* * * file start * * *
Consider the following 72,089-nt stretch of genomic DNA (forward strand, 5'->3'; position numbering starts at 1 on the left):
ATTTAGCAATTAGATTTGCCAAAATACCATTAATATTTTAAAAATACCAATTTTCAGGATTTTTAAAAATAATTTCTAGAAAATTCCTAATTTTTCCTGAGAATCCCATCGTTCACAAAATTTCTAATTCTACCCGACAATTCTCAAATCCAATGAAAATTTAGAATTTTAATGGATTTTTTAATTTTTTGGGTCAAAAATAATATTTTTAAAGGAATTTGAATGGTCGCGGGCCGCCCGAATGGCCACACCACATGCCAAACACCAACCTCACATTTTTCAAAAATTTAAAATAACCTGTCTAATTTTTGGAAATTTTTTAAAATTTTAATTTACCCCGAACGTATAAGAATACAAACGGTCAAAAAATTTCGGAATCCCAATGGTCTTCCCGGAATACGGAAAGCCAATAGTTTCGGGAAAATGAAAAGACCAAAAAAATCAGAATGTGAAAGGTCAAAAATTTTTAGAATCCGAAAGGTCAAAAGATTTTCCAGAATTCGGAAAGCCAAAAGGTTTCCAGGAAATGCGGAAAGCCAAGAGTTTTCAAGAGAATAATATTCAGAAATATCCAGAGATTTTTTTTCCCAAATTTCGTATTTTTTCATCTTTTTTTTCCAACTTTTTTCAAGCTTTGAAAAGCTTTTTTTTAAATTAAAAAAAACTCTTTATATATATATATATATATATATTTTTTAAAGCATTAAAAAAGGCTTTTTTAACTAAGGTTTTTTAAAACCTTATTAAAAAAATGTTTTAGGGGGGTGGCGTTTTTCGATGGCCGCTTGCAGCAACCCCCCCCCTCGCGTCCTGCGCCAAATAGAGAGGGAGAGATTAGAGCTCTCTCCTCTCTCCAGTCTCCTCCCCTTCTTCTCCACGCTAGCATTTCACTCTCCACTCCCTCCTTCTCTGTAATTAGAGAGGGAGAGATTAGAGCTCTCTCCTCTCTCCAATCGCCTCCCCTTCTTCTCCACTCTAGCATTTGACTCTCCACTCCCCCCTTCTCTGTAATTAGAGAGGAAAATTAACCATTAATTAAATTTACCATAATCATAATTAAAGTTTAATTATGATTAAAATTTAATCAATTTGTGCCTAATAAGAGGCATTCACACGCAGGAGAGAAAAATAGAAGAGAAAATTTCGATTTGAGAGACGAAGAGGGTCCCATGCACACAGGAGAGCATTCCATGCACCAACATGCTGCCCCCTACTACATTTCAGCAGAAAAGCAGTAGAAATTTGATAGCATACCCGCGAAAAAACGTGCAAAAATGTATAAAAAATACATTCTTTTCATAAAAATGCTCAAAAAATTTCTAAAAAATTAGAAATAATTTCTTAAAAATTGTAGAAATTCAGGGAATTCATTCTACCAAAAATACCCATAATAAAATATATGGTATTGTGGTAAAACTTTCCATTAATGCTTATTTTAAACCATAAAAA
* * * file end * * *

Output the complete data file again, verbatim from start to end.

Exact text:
Consider the following 72,089-nt stretch of genomic DNA (forward strand, 5'->3'; position numbering starts at 1 on the left):
ATTTAGCAATTAGATTTGCCAAAATACCATTAATATTTTAAAAATACCAATTTTCAGGATTTTTAAAAATAATTTCTAGAAAATTCCTAATTTTTCCTGAGAATCCCATCGTTCACAAAATTTCTAATTCTACCCGACAATTCTCAAATCCAATGAAAATTTAGAATTTTAATGGATTTTTTAATTTTTTGGGTCAAAAATAATATTTTTAAAGGAATTTGAATGGTCGCGGGCCGCCCGAATGGCCACACCACATGCCAAACACCAACCTCACATTTTTCAAAAATTTAAAATAACCTGTCTAATTTTTGGAAATTTTTTAAAATTTTAATTTACCCCGAACGTATAAGAATACAAACGGTCAAAAAATTTCGGAATCCCAATGGTCTTCCCGGAATACGGAAAGCCAATAGTTTCGGGAAAATGAAAAGACCAAAAAAATCAGAATGTGAAAGGTCAAAAATTTTTAGAATCCGAAAGGTCAAAAGATTTTCCAGAATTCGGAAAGCCAAAAGGTTTCCAGGAAATGCGGAAAGCCAAGAGTTTTCAAGAGAATAATATTCAGAAATATCCAGAGATTTTTTTTCCCAAATTTCGTATTTTTTCATCTTTTTTTTCCAACTTTTTTCAAGCTTTGAAAAGCTTTTTTTTAAATTAAAAAAAACTCTTTATATATATATATATATATATATTTTTTAAAGCATTAAAAAAGGCTTTTTTAACTAAGGTTTTTTAAAACCTTATTAAAAAAATGTTTTAGGGGGGTGGCGTTTTTCGATGGCCGCTTGCAGCAACCCCCCCCCTCGCGTCCTGCGCCAAATAGAGAGGGAGAGATTAGAGCTCTCTCCTCTCTCCAGTCTCCTCCCCTTCTTCTCCACGCTAGCATTTCACTCTCCACTCCCTCCTTCTCTGTAATTAGAGAGGGAGAGATTAGAGCTCTCTCCTCTCTCCAATCGCCTCCCCTTCTTCTCCACTCTAGCATTTGACTCTCCACTCCCCCCTTCTCTGTAATTAGAGAGGAAAATTAACCATTAATTAAATTTACCATAATCATAATTAAAGTTTAATTATGATTAAAATTTAATCAATTTGTGCCTAATAAGAGGCATTCACACGCAGGAGAGAAAAATAGAAGAGAAAATTTCGATTTGAGAGACGAAGAGGGTCCCATGCACACAGGAGAGCATTCCATGCACCAACATGCTGCCCCCTACTACATTTCAGCAGAAAAGCAGTAGAAATTTGATAGCATACCCGCGAAAAAACGTGCAAAAATGTATAAAAAATACATTCTTTTCATAAAAATGCTCAAAAAATTTCTAAAAAATTAGAAATAATTTCTTAAAAATTGTAGAAATTCAGGGAATTCATTCTACCAAAAATACCCATAATAAAATATATGGTATTGTGGTAAAACTTTCCATTAATGCTTATTTTAAACCATAAAAA